11. Kum kum banerjee

    Just brilliant as usual. When are you doing workshop in hertfordshire ?

  12. Kum kum banerjee

    Just brilliant as usual.

  13. Thank you for sharing the results of your experiment, David. Not only are the results fascinating, but sharing them (I believe) adds to the general store of loving-kindness available in the world.

  14. Gerry Gardiner

    Suggested confirmation of the reality that we are all members of the human race, that we can and do affect each other hardly needs evidence. We already know it, and followers of world Faiths, or faith act on it with loving intent, whether or not there is a measurable indication with a graph. Isn’t it more about the imperative to love my often not very loveable neighbour as a life-style quite regardless of evidence.

  15. The case for negativity : if we view negative experiences or expectancies absolutely candidly , then we can learn from those bad times and thereafter effect behaviour change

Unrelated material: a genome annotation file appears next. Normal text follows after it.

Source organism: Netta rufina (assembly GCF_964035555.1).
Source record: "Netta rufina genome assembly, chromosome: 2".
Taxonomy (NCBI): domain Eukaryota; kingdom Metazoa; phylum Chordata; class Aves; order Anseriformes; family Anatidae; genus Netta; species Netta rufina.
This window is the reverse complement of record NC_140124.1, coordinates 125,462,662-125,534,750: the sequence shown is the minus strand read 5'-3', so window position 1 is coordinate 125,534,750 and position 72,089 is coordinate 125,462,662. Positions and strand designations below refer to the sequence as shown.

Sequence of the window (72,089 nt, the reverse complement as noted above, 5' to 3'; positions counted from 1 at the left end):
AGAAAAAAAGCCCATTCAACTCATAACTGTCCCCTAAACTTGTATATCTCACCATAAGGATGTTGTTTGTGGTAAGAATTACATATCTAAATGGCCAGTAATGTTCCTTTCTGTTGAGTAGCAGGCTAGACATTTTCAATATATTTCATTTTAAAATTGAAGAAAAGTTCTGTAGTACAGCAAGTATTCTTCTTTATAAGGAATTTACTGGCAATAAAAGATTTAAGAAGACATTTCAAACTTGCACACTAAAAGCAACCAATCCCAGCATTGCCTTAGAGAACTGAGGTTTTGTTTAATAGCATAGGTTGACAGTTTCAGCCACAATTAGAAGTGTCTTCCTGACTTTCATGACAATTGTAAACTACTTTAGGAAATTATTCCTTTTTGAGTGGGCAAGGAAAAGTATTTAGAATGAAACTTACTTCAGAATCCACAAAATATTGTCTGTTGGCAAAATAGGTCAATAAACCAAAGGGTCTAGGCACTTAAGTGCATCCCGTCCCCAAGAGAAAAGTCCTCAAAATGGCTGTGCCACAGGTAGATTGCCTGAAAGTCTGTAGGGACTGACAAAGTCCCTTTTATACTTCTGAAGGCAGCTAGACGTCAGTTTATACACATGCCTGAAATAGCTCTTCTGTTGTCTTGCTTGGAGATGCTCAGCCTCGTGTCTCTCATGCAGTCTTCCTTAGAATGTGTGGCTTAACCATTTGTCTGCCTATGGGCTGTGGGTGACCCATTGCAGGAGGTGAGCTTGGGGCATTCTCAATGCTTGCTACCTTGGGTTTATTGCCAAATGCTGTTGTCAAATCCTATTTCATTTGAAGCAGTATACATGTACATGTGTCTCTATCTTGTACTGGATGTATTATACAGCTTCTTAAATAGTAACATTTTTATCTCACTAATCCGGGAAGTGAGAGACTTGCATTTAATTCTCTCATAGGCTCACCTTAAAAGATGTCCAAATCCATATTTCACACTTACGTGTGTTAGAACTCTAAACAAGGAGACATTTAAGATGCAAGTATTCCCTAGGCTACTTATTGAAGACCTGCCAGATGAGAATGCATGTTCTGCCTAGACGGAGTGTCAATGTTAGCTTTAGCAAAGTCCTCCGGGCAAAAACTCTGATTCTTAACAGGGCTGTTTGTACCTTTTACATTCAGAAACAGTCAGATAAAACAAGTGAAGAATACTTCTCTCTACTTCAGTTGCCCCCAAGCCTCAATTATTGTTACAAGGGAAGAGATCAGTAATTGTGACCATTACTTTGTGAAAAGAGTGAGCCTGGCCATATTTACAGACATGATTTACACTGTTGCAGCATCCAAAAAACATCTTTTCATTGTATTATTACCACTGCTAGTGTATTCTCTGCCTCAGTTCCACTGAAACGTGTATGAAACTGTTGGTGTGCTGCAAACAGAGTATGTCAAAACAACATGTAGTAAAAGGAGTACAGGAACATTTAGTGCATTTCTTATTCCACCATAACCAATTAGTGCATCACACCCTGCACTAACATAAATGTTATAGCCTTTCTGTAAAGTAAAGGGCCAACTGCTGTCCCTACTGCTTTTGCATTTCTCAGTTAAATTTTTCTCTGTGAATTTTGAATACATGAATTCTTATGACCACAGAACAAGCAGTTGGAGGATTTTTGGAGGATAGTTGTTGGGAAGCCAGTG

16. Ann Hutchison

    David. It was a wonderful experience to be part of this ‘experiment’ at your Integrating Science course at Lendrick Lodge. Thank you so much for your generosity of time and Spirit in allowing us the freedom to try it – even though it undoubtedly meant you would then be late home!! You also teach of the ‘ripple effect’ of our actions, and although I can only speak for myself, the ripple effect from actually seeing as well as feeling the outcome of this is becoming tsunami like in the realisation of how important our every thought really is and how much they really matter. What a wonderful group it was to be part of for those 5 days at Lendrick. We are all more powerful than we may ever know and collectively with intent who knows what we could achieve? Small things really are big!
    With metta, Ann 🙂